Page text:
MIS chosen for federal testing of safety technologyWritten by Duane Ramsey | | firstname.lastname@example.org
Michigan International Speedway (MIS) was chosen as one of six venues in the country to host U.S. Department of Transportation (DOT) testing of wireless vehicle-to-vehicle safety communication technologies.
The first in a series of six Light Vehicle Driver Acceptance Clinics will be at MIS Aug. 8-12. The clinics will help the federal government and automobile industry learn how drivers respond to communication-based safety warnings that are intended to reduce traffic accidents and save lives.
“Research and development is critical to the growth of this technology and its value in reducing the number of accidents, injuries and fatalities. The potential impact on the automotive sector and job creation is remarkable,” MIS President Roger Curtis said.
The Connected Vehicle Drive Clinics at MIS are part of the DOT’s research program with several government agencies, the Crash Avoidance Metrics Partnership (CAMP) and Vehicle Safety Communications 3 Consortium (VSC3). The consortium is comprised of eight auto manufacturers including Ford, General Motors, Honda, Hyundai-Kia, Mercedes-Benz, Nissan, Toyota and Volkswagen.
The program is aimed at developing technologies that will help vehicles avoid crashes by communicating with nearby vehicles and with roadway infrastructure such as traffic signals, grade crossings and dangerous road segments. It is achieved by alerting the driver when there is risk of a crash or other driving hazard.
“Connected vehicle technology has the potential to address 81 percent of all unimpaired driver-related crashes. We must take a look at how this technology will work in the real world to create a safer transportation system,” Peter Appel, administrator of the Research and Innovative Technology Administration (RITA) of the DOT, stated in a press release.
Before real world testing is undertaken, agencies must test in a safe, controlled environment and this is where the MIS facility serves this critical role, Curtis said.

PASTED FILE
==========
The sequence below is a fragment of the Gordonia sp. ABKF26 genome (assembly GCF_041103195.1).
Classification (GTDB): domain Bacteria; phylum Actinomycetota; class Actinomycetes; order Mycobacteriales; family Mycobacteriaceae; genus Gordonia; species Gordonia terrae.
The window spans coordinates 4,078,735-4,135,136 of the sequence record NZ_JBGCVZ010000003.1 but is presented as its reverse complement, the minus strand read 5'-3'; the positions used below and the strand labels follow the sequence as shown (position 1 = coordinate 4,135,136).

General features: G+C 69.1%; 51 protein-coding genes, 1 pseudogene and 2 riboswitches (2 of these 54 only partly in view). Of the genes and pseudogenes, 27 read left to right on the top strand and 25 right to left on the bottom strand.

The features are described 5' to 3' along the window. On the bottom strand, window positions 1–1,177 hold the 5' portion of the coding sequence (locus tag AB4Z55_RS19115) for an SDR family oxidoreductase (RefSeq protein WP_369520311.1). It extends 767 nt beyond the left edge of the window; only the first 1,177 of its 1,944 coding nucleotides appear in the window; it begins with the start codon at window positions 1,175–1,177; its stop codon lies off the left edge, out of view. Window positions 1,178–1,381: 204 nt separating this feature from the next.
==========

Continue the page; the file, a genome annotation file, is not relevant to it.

MIS was chosen because of its existing road infrastructure and status as a private, neutral environment, according to Kevin Kelly, director of business development at MIS.
Auto company researchers are willing to collaborate on such projects but don’t want competitors working at their research facilities, Curtis said.
Testing will occur on several road courses at MIS, both inside and outside the oval racetrack, outfitted with temporary traffic signals to simulate city streets and roads. Movable traffic signals will allow the agency to test anywhere on the track’s pavement throughout the 1,400-acre-site at MIS.
Approximately 100 experienced drivers will be recruited locally for the clinic at MIS. Each clinic will include about 16 vehicles equipped with technology applications which drivers will evaluate as they operate the vehicles in the controlled environment designed to simulate real roads and intersections.
“It is one of Michigan International Speedway’s goals to work with the public and private sectors to use our facility as a closed, safe and neutral environment with our location here in the heart of the automobile industry,” Curtis said.
He said MIS has been working on safety issues with the Michigan Department of Transportation (MDOT) since 2006. That work evolved into this project with the U.S. DOT.
“We want to make sure that technology testing and any jobs created by it happen in Michigan and this region by providing the assets and tools to companies developing it,” Curtis said.
Located in Brooklyn, Mich., MIS is among a list of other sites for the DOT testing in Dallas, Orlando, San Francisco, Minneapolis and Blacksburg, Va.
The results of the clinics and testing will help the National Highway Transportation Safety Administration decide in 2013 if the technology is sufficiently advanced to begin a series of rulings that could eventually require manufacturers to provide vehicle-to-vehicle communications capabilities in vehicles.